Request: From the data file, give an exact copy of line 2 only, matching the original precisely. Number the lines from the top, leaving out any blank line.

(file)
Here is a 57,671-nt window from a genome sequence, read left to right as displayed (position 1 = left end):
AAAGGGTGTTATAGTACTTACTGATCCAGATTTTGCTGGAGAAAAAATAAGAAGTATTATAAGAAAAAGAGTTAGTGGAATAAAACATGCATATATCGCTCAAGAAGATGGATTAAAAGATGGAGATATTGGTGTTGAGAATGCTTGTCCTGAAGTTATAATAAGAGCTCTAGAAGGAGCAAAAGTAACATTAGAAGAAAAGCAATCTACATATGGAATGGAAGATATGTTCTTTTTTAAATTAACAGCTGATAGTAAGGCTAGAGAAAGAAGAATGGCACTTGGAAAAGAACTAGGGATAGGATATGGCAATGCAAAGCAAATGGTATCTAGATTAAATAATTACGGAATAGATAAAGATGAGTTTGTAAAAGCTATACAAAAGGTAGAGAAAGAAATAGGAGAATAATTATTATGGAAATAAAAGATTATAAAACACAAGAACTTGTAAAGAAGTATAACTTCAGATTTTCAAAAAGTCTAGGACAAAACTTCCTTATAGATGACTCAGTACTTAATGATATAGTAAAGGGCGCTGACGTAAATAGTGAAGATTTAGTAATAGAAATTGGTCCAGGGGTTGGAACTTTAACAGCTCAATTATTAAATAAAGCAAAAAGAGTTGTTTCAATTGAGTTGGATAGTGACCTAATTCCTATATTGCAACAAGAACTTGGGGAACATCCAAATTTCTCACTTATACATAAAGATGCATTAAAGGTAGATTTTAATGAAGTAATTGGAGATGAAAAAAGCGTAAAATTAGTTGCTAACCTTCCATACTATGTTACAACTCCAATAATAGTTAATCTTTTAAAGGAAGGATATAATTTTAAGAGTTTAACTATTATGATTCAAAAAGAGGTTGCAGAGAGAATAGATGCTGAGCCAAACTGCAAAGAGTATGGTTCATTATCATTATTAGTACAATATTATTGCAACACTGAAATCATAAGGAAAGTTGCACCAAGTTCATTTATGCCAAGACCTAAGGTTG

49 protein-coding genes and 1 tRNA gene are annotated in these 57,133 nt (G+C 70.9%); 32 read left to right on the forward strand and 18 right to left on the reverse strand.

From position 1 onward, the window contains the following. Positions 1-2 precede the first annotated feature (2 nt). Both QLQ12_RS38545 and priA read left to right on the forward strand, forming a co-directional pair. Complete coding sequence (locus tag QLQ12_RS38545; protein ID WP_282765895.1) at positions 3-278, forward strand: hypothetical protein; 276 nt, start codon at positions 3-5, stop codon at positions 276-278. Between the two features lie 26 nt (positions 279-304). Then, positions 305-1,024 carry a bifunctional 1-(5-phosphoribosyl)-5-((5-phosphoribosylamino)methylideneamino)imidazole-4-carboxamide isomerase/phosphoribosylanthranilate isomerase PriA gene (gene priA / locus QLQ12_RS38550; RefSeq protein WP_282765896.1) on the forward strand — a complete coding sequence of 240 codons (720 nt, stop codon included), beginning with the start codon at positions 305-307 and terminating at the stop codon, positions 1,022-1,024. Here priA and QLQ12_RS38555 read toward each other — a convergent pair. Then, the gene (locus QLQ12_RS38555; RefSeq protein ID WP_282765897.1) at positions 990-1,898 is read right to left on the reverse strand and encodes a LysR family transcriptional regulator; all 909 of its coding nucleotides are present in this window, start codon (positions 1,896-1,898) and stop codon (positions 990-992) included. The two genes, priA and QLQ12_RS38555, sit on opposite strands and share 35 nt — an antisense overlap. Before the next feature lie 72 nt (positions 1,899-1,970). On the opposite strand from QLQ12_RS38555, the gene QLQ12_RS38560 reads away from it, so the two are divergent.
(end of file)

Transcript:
AAAGGGTGTTATAGTACTTACTGATCCAGATTTTGCTGGAGAAAAAATAAGAAGTATTATAAGAAAAAGAGTTAGTGGAATAAAACATGCATATATCGCTCAAGAAGATGGATTAAAAGATGGAGATATTGGTGTTGAGAATGCTTGTCCTGAAGTTATAATAAGAGCTCTAGAAGGAGCAAAAGTAACATTAGAAGAAAAGCAATCTACATATGGAATGGAAGATATGTTCTTTTTTAAATTAACAGCTGATAGTAAGGCTAGAGAAAGAAGAATGGCACTTGGAAAAGAACTAGGGATAGGATATGGCAATGCAAAGCAAATGGTATCTAGATTAAATAATTACGGAATAGATAAAGATGAGTTTGTAAAAGCTATACAAAAGGTAGAGAAAGAAATAGGAGAATAATTATTATGGAAATAAAAGATTATAAAACACAAGAACTTGTAAAGAAGTATAACTTCAGATTTTCAAAAAGTCTAGGACAAAACTTCCTTATAGATGACTCAGTACTTAATGATATAGTAAAGGGCGCTGACGTAAATAGTGAAGATTTAGTAATAGAAATTGGTCCAGGGGTTGGAACTTTAACAGCTCAATTATTAAATAAAGCAAAAAGAGTTGTTTCAATTGAGTTGGATAGTGACCTAATTCCTATATTGCAACAAGAACTTGGGGAACATCCAAATTTCTCACTTATACATAAAGATGCATTAAAGGTAGATTTTAATGAAGTAATTGGAGATGAAAAAAGCGTAAAATTAGTTGCTAACCTTCCATACTATGTTACAACTCCAATAATAGTTAATCTTTTAAAGGAAGGATATAATTTTAAGAGTTTAACTATTATGATTCAAAAAGAGGTTGCAGAGAGAATAGATGCTGAGCCAAACTGCAAAGAGTATGGTTCATTATCATTATTAGTACAATATTATTGCAACACTGAAATCATAAGGAAAGTTGCACCAAGTTCATTTATGCCAAGACCTAAGGTTG